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Social landlords must do more to consider individual residents’ circumstances when dealing with cladding complaints, says ombudsman

By 17/05/2021No Comments

The Housing Ombudsman is urging landlords to better consider people’s individual circumstances when dealing with residents affected by the cladding scandal, as part of a report looking into how landlords deal with cladding complaints.

Picture: Getty

Picture: Getty

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The Housing Ombudsman has published a report outlining how social landlords can better deal with cladding complaints #UKhousing


In a report published today, the ombudsman has highlighted three areas where it said landlords can improve when dealing with cladding complaints: adapting to individual circumstances, creating long-term compliance plans and improving communication.

The report is largely focused on social landlords’ responses to leaseholders and shared owners seeking to re-mortgage, staircase or sell, as this is the area that the ombudsman said it receives the most complaints about.

Between October 2019 and March 2021, the ombudsman said it considered 64 complaints on these issues, with 17 entering its formal remit for investigation and maladministration found in 88% of these cases.

In terms of adapting to individual circumstances, the ombudsman said that social landlords “have prioritised their remedial programmes based on the fire risk posed to their residents”.



While the ombudsman said this approach is “entirely rational” in the first instance, it said doing so means “landlords have at times been too slow to recognise and act on the human impact” of cladding issues on residents.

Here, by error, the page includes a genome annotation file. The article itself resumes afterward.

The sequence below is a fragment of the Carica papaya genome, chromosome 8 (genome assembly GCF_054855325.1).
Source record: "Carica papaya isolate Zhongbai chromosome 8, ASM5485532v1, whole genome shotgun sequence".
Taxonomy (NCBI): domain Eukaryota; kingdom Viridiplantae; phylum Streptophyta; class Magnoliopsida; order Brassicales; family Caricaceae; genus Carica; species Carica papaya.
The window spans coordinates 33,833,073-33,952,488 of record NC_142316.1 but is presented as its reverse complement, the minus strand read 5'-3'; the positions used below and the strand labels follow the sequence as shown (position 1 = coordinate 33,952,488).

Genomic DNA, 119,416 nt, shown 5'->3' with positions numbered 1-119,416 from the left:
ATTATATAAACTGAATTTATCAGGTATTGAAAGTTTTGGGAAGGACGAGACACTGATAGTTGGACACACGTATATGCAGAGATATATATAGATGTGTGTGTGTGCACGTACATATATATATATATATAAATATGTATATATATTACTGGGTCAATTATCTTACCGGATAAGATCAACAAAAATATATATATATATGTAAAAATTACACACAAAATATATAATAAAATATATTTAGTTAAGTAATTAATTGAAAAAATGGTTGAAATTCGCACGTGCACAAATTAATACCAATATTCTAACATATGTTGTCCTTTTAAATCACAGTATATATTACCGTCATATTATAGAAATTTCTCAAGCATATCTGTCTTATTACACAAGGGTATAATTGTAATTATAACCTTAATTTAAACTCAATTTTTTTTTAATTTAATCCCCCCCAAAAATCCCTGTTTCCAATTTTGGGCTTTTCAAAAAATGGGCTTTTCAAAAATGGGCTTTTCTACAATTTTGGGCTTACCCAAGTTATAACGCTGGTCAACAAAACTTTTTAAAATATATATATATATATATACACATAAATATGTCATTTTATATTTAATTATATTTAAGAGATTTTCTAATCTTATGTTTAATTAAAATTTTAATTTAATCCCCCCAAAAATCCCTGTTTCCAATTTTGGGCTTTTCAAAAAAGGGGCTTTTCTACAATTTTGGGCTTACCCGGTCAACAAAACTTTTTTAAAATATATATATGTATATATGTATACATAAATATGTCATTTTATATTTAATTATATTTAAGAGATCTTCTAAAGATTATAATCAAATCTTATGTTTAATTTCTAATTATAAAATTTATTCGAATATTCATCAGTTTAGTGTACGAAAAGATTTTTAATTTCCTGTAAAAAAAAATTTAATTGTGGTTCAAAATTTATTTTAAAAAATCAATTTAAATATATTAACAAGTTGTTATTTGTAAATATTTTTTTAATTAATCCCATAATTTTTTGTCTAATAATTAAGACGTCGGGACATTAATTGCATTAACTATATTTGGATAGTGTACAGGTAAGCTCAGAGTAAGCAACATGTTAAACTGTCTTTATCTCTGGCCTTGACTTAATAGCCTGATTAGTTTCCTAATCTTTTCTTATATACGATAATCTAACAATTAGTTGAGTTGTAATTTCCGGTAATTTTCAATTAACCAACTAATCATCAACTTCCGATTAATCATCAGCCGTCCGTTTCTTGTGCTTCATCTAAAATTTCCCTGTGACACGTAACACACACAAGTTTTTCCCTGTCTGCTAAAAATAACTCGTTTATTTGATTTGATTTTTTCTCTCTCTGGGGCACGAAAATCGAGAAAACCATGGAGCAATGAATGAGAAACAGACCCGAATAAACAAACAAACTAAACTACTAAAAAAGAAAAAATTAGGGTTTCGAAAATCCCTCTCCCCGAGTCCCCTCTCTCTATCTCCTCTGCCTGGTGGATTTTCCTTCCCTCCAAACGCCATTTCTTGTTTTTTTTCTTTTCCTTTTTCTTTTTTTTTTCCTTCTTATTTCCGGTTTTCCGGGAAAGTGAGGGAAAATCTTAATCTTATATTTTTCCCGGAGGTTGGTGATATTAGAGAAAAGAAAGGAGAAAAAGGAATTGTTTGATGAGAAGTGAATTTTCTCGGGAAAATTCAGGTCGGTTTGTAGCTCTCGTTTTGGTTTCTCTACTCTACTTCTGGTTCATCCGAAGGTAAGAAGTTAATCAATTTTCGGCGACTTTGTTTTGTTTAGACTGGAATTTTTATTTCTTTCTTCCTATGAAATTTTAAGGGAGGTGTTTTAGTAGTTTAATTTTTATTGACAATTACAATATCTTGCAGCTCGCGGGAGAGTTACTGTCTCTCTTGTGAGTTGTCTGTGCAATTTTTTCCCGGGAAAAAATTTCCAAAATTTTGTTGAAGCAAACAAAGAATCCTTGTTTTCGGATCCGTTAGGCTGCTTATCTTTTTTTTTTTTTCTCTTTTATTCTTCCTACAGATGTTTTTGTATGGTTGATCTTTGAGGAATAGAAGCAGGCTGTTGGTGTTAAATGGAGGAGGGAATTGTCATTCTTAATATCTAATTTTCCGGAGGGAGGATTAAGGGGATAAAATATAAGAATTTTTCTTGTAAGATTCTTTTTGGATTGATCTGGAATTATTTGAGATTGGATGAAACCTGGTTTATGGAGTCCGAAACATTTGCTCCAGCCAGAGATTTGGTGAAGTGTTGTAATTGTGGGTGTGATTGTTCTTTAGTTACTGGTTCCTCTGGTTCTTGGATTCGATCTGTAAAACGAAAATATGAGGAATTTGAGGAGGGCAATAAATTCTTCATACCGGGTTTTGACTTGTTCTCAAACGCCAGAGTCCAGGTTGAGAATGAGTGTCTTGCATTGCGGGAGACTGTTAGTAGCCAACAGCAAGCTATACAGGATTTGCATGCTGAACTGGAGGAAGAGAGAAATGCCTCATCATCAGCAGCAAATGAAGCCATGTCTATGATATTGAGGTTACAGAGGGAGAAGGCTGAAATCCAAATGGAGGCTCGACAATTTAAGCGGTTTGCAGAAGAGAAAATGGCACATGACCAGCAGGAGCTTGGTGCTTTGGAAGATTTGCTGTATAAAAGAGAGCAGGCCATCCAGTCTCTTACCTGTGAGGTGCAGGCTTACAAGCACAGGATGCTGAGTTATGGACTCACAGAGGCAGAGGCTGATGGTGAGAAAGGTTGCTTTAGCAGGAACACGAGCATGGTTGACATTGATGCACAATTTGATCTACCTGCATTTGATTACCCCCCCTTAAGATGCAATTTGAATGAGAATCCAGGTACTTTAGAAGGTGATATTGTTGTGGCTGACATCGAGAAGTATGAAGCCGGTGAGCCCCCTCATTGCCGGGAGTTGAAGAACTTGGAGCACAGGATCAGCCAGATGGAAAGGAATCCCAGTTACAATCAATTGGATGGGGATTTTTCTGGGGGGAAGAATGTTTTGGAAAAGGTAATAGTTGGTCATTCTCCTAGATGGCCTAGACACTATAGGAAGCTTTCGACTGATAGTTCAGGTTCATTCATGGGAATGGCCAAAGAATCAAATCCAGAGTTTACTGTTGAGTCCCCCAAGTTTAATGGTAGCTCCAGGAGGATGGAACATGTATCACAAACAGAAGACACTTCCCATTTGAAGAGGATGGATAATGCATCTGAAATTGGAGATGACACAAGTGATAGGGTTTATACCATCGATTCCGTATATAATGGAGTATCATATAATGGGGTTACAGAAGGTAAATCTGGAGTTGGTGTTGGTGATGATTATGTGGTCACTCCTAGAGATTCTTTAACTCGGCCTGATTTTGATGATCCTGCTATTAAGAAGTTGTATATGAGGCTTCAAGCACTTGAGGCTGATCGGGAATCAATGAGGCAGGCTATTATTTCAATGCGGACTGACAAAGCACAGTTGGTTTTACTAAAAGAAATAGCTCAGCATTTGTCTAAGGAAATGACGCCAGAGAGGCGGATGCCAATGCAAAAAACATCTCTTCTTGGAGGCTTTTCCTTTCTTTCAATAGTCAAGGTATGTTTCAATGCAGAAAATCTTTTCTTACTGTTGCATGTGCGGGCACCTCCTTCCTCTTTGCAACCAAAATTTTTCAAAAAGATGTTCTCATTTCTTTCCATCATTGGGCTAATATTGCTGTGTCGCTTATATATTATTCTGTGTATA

It urges landlords to ensure that their policies and procedures, for example around reverse-staircasing, buy-backs and sub-letting, are adaptable to individual situations.

The ombudsman is also asking landlords to “review their long-term compliance plans and consider how broader impacts are accounted for, such as those on leaseholders and shared owners”.

Residents should be provided with a clear roadmap, including realistic timescales outlining landlords’ long-term compliance plans, the ombudsman said.

On communication, the ombudsman said: “Landlords must ensure that they are proactive in providing appropriate and timely updates on a regular basis, at least once every three months even where there is little or no change.”

They must also make sure they respond to specific issues being raised by residents rather than issue “generic” responses, the report added.

Housing ombudsman Richard Blakeway said: “At the heart of the cladding crisis there exists extreme unfairness – and residents, through no fault of their own, will feel this sense of injustice most. In our decisions we have been clear about what it is reasonable to hold social landlords responsible for, but however difficult the situation is for landlords it is infinitely worse for any resident living in a home affected by this crisis.

“Our casework reveals the extraordinary lengths residents are taking to overcome the barriers preventing them re-mortgaging, staircasing or selling – and central to our report is concern about residents’ individual circumstances being lost because of the enormity of the challenge facing social landlords.

“The building safety crisis is broad and I am acutely aware that the limitations of our jurisdiction mean in this situation our remedies may not always provide complete resolution. Yet our decisions can make a difference and ensure a resident’s voice is heard. The purpose of this report is to extend our recommendations further, to the benefit of far more residents.

“Every social landlord whose residents are affected should consider the actions in the report. I would urge senior leaders to discuss them at their governing body and share their response with their residents.”

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